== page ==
Sometimes you read a book that surprises you in magical and unexpected ways. A book that just GETS to you. And, before you know what is happening, you find yourself so completely invested in it you can think of little else...even after you've read the final page and returned it to the library. This book doesn't have to be action-packed, doesns't have to be about a grand romance, doesn't have to have a unique plot twist or feature a beloved dog that actually lives. But something about the book gets inside you and doesn't let go. And you know you'll remember this book for a long time. This is what happened for me with This Adventure Ends, the latest offering by author Emma Mills.
This Adventure Ends centers around Sloane and the events that happen her senior year of high school. Although smart, funny and, in general, a nice person, Sloane has always been kind of a loner. Sure, she's hung out with people, but she's never had any real friends. And that's how she expects it to be when her family moves from New York to Florida so her novelist father can get over his writer's block.
Then, while at a party, Sloane stands up for shy Gabe Fuller, a boy she doesn't even know. This gets her an immediate "In" with Gabe's tight-knit circle of friends: Vera (Gabe's social media-obsessed twin), Aubry, Remy, and party-boy Frank. These become the sort of magical friendships one usually only finds in books and movies. The sort of friends who would do anything for each other. Sloane can't believe her luck (although a part of her is always waiting for the other shoe to drop). But something tragic lurks below this perfect surface. Months earlier, Gabe and Vera's artist mom died. And her legacy to her children, a very special painting she completed just before the end, is missing. Taken to a local gallery and sold immediately...and then re-sold again and again. Sloane makes it her mission to track down this painting for her new friends. And everything unfolds from there.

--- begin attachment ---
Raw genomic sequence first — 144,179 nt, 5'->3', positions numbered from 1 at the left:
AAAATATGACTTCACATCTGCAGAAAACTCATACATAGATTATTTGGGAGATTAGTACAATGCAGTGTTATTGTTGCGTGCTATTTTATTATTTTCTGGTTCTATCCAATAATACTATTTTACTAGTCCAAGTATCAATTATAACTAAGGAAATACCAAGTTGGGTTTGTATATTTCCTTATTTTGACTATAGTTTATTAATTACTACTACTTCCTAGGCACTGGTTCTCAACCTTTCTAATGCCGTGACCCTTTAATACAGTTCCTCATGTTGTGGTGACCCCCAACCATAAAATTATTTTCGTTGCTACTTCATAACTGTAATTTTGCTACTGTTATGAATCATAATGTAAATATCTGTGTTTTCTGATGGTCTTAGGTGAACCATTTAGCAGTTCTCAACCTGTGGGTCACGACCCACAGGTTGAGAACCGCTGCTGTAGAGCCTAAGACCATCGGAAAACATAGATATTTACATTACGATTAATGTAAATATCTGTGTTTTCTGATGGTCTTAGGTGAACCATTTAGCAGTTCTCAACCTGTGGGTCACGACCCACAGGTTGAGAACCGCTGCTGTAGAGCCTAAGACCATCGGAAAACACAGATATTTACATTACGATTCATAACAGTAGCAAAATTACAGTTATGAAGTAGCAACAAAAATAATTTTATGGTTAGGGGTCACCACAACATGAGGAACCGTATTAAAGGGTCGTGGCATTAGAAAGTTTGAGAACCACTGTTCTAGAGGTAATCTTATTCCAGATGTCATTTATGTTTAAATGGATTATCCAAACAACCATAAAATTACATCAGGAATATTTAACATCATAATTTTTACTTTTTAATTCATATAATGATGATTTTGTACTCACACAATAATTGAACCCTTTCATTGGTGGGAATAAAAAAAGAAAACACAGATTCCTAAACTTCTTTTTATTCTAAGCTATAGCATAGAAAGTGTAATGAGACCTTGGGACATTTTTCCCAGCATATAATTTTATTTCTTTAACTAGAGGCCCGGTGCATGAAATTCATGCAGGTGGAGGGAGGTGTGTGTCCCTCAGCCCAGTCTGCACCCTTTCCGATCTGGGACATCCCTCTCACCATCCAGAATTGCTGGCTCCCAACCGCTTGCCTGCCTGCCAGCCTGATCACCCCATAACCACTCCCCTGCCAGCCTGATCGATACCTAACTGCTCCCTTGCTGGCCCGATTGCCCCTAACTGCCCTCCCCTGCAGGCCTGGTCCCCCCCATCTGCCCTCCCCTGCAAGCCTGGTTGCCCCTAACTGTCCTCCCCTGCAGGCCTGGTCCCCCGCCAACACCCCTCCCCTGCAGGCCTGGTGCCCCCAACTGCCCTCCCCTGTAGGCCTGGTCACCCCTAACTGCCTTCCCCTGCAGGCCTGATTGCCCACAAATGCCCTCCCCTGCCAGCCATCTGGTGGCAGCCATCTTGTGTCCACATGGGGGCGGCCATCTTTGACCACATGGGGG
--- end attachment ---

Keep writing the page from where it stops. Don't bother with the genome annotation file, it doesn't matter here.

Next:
Unlike the title implies, This Adventure Ends isn't about a grand adventue. At least not compared to, say, Frodo's epic quest to dispose of the Ring of Power or Alice's trippy trip to Wonderland. Rather, what's so striking about this story is its characters and their relationships with each other. Sloane and her friends are so realistic they leap from the pages, flaws and all. Even minor characters are multi-layered. But mainly this book just has a lot of heart. And that's something that can only be experienced in the reading.
This one is highly, highly recommended! --AJB